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Dielectrophoresis of micro/nano particles using curved microelectrodes

Khoshmanesh, Khashayar, Tovar-Lopez, Francisco J., Baratchi, Sara, Zhang, Chen, Kayani, Aminuddin A., Chrimes, Adam F., Nahavandi, Saeid, Wlodkowic, Donald, Mitchell, Arnan and Kalantar-zadeh, Kourosh 2011, Dielectrophoresis of micro/nano particles using curved microelectrodes, in SPIE 2011 : Proceedings of SPIE - The International Society for Optical Engineering, SPIE, Bellingham, Wash., pp. 1-9.

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Title Dielectrophoresis of micro/nano particles using curved microelectrodes
Author(s) Khoshmanesh, Khashayar
Tovar-Lopez, Francisco J.
Baratchi, Sara
Zhang, Chen
Kayani, Aminuddin A.
Chrimes, Adam F.
Nahavandi, SaeidORCID iD for Nahavandi, Saeid orcid.org/0000-0002-0360-5270
Wlodkowic, Donald
Mitchell, Arnan
Kalantar-zadeh, Kourosh
Conference name Smart Nano-Micro Materials and Devices. Conference (2011 : Hawthorn, Vic.)
Conference location Hawthorn, Vic.
Conference dates 5-7 Dec. 2011
Title of proceedings SPIE 2011 : Proceedings of SPIE - The International Society for Optical Engineering
Editor(s) Juodkazis, Saulius
Gu, Min
Publication date 2011
Conference series Smart Nano-Micro Materials and Devices Conference
Start page 1
End page 9
Total pages 9
Publisher SPIE
Place of publication Bellingham, Wash.
Keyword(s) biomedical applications
dead cells
DEP force
dielectrophoretic
entrance region
environmental scanning electron microscopy
experimental analysis
induced motions
lab-on-a-chip systems
micro fluidic system
micro/nano particle
microfluidic platforms
morphological properties
operating strategy
polystyrene particle
real time analysis
strong electric fields
trapping model
tumour cells
two parameter
unique features
Summary Dielectrophoresis, the induced motion of polarisable particles in non-homogenous electric field, has been proven as a versatile mechanism to transport, immobilise, sort and characterise micro/nano scale particle in microfluidic platforms. The performance of dielectrophoretic (DEP) systems depend on two parameters: the configuration of microelectrodes designed to produce the DEP force and the operating strategies devised to employ this force in such processes. This work summarises the unique features of curved microelectrodes for the DEP manipulation of target particles in microfluidic systems. The curved microelectrodes demonstrate exceptional capabilities including (i) creating strong electric fields over a large portion of their structure, (ii) minimising electro-thermal vortices and undesired disturbances at their tips, (iii) covering the entire width of the microchannel influencing all passing particles, and (iv) providing a large trapping area at their entrance region, as evidenced by extensive numerical and experimental analyses. These microelectrodes have been successfully applied for a variety of engineering and biomedical applications including (i) sorting and trapping model polystyrene particles based on their dimensions, (ii) patterning carbon nanotubes to trap low-conductive particles, (iii) sorting live and dead cells based on their dielectric properties, (iv) real-time analysis of drug-induced cell death, and (v) interfacing tumour cells with environmental scanning electron microscopy to study their morphological properties. The DEP systems based on curved microelectrodes have a great potential to be integrated with the future lab-on-a-chip systems.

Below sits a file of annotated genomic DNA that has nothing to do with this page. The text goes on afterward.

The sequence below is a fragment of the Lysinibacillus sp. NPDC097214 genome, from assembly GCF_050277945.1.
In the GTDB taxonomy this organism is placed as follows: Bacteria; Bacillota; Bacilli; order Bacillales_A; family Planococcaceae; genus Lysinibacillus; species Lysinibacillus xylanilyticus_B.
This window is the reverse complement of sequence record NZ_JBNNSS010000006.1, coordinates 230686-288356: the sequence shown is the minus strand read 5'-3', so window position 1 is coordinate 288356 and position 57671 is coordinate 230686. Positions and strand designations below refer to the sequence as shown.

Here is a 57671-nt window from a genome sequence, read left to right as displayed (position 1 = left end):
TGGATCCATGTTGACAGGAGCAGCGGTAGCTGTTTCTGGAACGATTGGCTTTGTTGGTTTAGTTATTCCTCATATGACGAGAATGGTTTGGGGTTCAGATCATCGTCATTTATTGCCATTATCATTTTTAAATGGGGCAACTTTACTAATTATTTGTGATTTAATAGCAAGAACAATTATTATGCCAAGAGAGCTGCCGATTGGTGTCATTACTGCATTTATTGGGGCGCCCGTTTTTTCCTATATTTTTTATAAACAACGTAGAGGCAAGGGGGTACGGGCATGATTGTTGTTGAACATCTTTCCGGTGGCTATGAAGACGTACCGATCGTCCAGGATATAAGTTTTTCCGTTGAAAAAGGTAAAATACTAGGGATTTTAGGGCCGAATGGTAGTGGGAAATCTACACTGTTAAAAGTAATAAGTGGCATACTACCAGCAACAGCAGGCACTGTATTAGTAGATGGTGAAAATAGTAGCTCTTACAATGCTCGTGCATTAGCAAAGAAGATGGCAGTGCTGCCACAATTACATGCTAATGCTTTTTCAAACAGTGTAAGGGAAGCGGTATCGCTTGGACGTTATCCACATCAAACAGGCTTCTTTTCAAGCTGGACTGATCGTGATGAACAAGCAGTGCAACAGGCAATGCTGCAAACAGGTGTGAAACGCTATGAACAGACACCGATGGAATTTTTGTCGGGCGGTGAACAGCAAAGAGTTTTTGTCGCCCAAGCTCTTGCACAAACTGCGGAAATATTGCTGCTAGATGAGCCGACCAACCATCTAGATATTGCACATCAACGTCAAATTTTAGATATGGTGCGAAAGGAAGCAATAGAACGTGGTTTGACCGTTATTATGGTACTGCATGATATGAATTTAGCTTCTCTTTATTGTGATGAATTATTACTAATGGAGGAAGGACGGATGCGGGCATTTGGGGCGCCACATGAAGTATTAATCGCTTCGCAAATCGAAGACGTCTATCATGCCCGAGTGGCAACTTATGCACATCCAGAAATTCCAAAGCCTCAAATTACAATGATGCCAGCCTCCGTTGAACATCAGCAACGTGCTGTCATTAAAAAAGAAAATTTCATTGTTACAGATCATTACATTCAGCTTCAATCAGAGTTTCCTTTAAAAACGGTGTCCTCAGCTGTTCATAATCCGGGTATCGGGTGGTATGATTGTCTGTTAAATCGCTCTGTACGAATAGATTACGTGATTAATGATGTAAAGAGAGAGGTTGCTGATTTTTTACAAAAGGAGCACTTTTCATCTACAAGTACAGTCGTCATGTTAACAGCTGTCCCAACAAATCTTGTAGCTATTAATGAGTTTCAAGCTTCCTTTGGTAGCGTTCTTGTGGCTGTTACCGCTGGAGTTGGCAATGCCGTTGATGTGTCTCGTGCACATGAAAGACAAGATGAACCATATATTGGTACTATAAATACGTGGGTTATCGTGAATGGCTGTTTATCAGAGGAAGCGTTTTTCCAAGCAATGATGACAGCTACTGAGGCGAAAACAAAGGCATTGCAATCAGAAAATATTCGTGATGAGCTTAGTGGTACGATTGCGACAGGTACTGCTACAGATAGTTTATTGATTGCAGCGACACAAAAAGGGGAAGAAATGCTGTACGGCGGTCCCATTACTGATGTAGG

Notes Reproduced with the kind permission of the copyright owner.
ISBN 9780819488459
ISSN 0277-786X
Language eng
Field of Research 091306 Microelectromechanical Systems (MEMS)
Socio Economic Objective 970106 Expanding Knowledge in the Biological Sciences
HERDC Research category E1 Full written paper - refereed
Copyright notice ©2011, SPIE
Free to Read? Yes
Persistent URL http://hdl.handle.net/10536/DRO/DU:30044763

Document type: Conference Paper
Collections: Centre for Intelligent Systems Research
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Every reasonable effort has been made to ensure that permission has been obtained for items included in DRO. If you believe that your rights have been infringed by this repository, please contact drosupport@deakin.edu.au.